That almost all activities in organisations are realised through communication is a reality some people are not aware of. Little wonder not many organisations are keen on investing in this indispensable tool.
Communication is every organisation’s lifeblood. Through communication, leadership is exercised and such other organisational activities as planning, directing, assessment of staff and many others are executed.
Without communication, how could organisational leaders ever appreciate their team members’ contribution towards the attainment of organisational goals? How could organisational conflicts and other challenges ever be resolved without communication?
Some organisational leaders have challenges demonstrating leadership due to their inability to communicate effectively. In this context, communication transcends writing or speaking skills, which are, of course, important. The concept should be understood to include communication consciousness, that is, some level of theoretical appreciation of this important human activity.
In today’s dynamic and increasingly sophisticated business environment, only employees with informed communication consciousness and cutting edge communication skills effectively foster positive work relationships, help drive business, enhance organisations’ reputation, contribute to organisational effectiveness and report on work progress with greater clarity.
However, gaps in communication consciousness and skills among employees at different levels at work places, including top management team members, seem endemic. In my view, there are a number of conspiring factors.
First, it is formation. Students’ exposure to organisational communication in training institutions and colleges is limited. What most are introduced to in colleges and universities are language and communication skills courses for academic purposes only, with such courses limited to the first year of study.
That has the potential to prevent students from acquiring work place related communication skills, let alone organisational communication consciousness. With limited knowledge of, and proficiency in, communication, the very tool meant to facilitate their performance at the work place throughout their careers, a lot of college and university graduates are ill prepared for the world of work despite their acquisition of ‘technical’ expertise in their fields.
The existence of communications offices or departments in organisations is another factor that aggravates the problem. In some organisations, the view, explicit or implicit, is that it is personnel in communications offices that should be worried about the quality of communication. Personnel outside communications can as well ‘do without’ communication and still perform, so is the misconception.
The third culprit are communications personnel themselves. Everyday offers evidence that suggests some practitioners act in a manner that propagates this ill-informed view. A lot of communication practitioners limit their efforts to the visibility of their organisations instead of also promoting organisational communication consciousness which is key in the management of numerous corporate issues.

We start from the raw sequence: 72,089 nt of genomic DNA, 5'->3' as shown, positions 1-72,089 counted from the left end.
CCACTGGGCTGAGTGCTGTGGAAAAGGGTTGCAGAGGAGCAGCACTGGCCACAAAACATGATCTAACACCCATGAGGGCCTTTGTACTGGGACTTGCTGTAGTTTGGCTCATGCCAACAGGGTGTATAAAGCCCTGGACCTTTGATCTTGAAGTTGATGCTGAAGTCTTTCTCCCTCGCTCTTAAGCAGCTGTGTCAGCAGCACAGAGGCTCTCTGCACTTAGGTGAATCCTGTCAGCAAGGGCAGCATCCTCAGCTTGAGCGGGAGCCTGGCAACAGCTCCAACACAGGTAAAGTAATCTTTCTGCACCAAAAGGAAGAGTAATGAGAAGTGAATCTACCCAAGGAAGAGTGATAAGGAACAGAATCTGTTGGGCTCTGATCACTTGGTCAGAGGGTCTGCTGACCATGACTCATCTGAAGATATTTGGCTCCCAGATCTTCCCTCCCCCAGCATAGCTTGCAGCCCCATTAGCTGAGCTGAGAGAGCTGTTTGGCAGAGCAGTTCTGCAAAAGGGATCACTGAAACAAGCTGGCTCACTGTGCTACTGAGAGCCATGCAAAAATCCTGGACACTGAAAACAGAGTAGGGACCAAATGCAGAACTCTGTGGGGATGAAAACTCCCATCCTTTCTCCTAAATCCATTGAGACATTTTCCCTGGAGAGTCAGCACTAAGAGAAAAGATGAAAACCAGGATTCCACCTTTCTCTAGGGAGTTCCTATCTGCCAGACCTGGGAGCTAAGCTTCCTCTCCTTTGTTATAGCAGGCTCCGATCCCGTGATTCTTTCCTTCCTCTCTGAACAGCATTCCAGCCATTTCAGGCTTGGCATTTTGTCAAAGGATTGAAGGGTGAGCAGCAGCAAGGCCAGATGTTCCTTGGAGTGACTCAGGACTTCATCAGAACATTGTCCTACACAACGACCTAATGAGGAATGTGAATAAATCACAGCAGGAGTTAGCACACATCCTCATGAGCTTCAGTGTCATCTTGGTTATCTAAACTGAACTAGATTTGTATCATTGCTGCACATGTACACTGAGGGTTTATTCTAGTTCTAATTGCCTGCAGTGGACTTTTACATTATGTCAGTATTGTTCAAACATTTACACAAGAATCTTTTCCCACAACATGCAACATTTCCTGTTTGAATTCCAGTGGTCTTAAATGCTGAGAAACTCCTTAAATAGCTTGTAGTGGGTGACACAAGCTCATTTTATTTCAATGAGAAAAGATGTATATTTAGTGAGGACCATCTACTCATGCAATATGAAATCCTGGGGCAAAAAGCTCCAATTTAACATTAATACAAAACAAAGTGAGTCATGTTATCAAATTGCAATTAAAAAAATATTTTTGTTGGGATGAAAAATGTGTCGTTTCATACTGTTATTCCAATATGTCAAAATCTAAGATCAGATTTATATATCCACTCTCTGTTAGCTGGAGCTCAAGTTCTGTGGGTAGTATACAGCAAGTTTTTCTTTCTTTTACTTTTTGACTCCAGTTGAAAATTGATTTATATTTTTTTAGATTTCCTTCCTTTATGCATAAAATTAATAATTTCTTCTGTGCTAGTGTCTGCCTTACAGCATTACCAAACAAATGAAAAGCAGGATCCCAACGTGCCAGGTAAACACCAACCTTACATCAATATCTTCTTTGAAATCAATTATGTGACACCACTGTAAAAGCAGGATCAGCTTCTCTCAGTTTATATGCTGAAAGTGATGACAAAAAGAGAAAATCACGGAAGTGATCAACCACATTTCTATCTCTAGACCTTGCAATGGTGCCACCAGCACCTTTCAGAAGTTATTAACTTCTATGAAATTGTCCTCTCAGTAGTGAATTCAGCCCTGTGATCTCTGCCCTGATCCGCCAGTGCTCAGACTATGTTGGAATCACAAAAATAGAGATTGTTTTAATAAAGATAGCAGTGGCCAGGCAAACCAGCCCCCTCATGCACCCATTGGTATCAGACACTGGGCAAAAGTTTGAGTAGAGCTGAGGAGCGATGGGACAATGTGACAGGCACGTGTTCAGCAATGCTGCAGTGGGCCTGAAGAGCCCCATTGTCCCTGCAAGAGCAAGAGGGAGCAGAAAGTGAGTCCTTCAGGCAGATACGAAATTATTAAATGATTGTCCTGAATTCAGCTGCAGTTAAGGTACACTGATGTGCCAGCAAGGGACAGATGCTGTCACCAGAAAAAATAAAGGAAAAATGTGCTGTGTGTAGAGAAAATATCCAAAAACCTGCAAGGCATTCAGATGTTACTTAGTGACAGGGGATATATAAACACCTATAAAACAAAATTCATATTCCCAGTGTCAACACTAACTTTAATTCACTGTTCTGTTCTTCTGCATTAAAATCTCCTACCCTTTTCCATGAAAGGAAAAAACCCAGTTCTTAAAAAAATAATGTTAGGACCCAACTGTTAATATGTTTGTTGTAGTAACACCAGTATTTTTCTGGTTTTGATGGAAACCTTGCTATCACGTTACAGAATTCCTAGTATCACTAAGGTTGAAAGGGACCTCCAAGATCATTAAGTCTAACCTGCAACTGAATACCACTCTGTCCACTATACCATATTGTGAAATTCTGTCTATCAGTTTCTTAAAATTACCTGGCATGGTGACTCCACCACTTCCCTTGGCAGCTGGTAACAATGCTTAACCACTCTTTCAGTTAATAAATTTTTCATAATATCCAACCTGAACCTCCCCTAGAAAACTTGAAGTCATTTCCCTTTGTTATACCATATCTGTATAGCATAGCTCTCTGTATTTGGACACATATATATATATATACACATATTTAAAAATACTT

Another reason is organisational leaders’ failure to realise the power that lies untapped in their communications personnel. Consequently, communications practitioners are denied the latitude for unleashing the powerful artillery they possess and contribute meaningfully to the effectiveness of their organisations.
Overcoming these challenges is possible, nevertheless.
The first solution is the full integration of organisational communication courses in all college or university studies, especially in the final year of study, regardless of one’s specialisation. That would prepare students for meaningful communication execution in any type of work environment.
Secondly, if, at the time of their recruitment, staff demonstrate limited communication consciousness and weak communication skills set, employers need to expose such personnel to short term programmes designed to turn their employees into value-adding workforce. The workers’ specialist expertise in their field alone is inadequate.
Organisational leaders should also create space for personnel in their communications offices and departments to lead in promoting best organisational communication practices for effectiveness and efficiency.
Last but not the least important, it is also time various professional bodies and organisations put organisational communication on their professional development agenda and programmes. Organisational Communication should be given space at professional body conferences, team building sessions, staff retreats and other fora that bring professionals and other workers together. Professionals in engineering, finance, health, HR etc should be constantly reminded of the need to continuously improve their organisational communication knowledge as well as their practical communication skills.
The pursuit of these initiatives could be all we need to improve the effectiveness and efficiency of some of our organisations, after all.
About the author: Telephorus Chigwenembe is a communications specialist and senior consultant at CCPR, a Lilongwe based communications & public relations agency.